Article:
Rheumatologists play matchmaker with your rheumatoid arthritis medications. Some drug combinations work better than others, depending on the patient. Find out which are the most common choices.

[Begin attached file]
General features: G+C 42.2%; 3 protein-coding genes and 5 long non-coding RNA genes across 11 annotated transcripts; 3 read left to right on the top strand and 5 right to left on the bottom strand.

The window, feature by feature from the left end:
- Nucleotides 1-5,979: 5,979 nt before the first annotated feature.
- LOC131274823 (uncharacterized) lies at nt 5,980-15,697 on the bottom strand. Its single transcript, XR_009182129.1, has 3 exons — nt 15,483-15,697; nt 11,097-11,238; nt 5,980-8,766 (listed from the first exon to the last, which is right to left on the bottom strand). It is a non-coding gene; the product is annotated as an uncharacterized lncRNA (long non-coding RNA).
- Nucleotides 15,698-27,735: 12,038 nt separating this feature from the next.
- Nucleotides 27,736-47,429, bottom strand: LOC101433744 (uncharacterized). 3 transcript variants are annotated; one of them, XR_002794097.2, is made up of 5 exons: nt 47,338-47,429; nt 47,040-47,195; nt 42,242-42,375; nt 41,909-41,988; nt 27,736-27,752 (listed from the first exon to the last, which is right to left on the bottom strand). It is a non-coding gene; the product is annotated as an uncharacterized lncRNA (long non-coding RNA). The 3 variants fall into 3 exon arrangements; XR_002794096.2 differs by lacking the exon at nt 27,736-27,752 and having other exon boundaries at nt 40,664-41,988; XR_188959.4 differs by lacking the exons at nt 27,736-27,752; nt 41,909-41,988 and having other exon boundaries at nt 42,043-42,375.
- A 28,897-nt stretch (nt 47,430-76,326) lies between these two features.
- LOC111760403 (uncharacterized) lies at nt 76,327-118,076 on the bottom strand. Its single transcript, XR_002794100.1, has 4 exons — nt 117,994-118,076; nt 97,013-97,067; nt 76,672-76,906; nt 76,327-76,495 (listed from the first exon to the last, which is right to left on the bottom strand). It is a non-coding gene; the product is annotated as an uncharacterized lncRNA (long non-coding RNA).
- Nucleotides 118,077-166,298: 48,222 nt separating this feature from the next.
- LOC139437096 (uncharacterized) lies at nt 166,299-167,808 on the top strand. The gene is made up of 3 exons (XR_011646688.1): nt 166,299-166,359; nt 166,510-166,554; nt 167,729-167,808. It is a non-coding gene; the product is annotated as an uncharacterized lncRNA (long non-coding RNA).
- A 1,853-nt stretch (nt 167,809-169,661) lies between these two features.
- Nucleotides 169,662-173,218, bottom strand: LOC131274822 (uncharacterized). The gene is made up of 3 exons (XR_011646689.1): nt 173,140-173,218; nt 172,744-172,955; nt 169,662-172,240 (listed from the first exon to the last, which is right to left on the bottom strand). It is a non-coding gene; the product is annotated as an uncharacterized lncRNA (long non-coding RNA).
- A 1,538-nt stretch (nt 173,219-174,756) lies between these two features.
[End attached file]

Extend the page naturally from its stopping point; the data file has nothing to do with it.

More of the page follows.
Transcript: DMARDs make up the CHIEF component of most rheumatoid arthritis treatment plans. These disease-modifying anti-rheumatic drugs actually SLOW OR HALT the progress of the disease and SOMETIMES, put it into remission. They have the ability to save you from years of pain and long-term joint damage. It’s likely that your doctor will start you on methotrexate, the most-often prescribed DMARD. But, OFTEN, you’ll eventually graduate to a COMBINATION of DMARDs. There are many possible dual or triple DMARD combos your doctor can choose from—he or she will base his decision on your medical history and symptoms. 4 DMARDs are involved in these combinations—BESIDES methotrexate, there is leflunomide, hydroxychloroquine, and sulfasalazine. Etanercept and adalumimab are examples of ANOTHER group of DMARDs – biologic response modifiers. If your rheumatoid arthritis is in the early stages and you have low to moderate symptoms, you’re NOT yet a candidate for biologic drugs. Unlike traditional DMARDs, biologics are engineered from human proteins and they target MOLECULAR components of your overactive immune system. There are 9 approved biologics, but or tumor necrosis factor-inhibitors are the MOST commonly prescribed type of biologic. They ease inflammation by targeting TNF alpha, a pro-inflammatory molecule that attack cells in the joints of people with rheumatoid arthritis. Sometimes you may use a combination of a traditional DMARD like methotrexate and a biologic. This may be particularly effective for people who haven’t responded to DMARDs alone OR whose RA is severe. Many rheumatologists consider this combo the best way to slow the progression of the disease. Biologics however are NEVER prescribed together. Taking TWO at the same time may drastically increase your risk of serious infection. The benefits of DMARDs may kick in after about four to six weeks. While you’re WAITING , your doctor may prescribe nonsteroidal anti-inflammatory drugs, known as NSAIDS, to ease your pain and inflammation. These can be over-the-counter medications such as ibuprofen or naproxen sodium, or prescription celecoxib, which may be easier on the stomach (but harder on the heart). Corticosteroids such as prednisone, prednisolone and methyprednisolone are also antinflammatory drugs that can rapidly reduce redness and swelling around joints and ease pain. They are also useful while waiting for DMARDs to begin working. Since there are so many drug therapy combinations, it might take some trial and error to find the one that works best for YOU. Don’t be discouraged. RA can be well managed and you can preserve your quality of life. For more on rheumatoid arthritis, look for other videos in this series. More »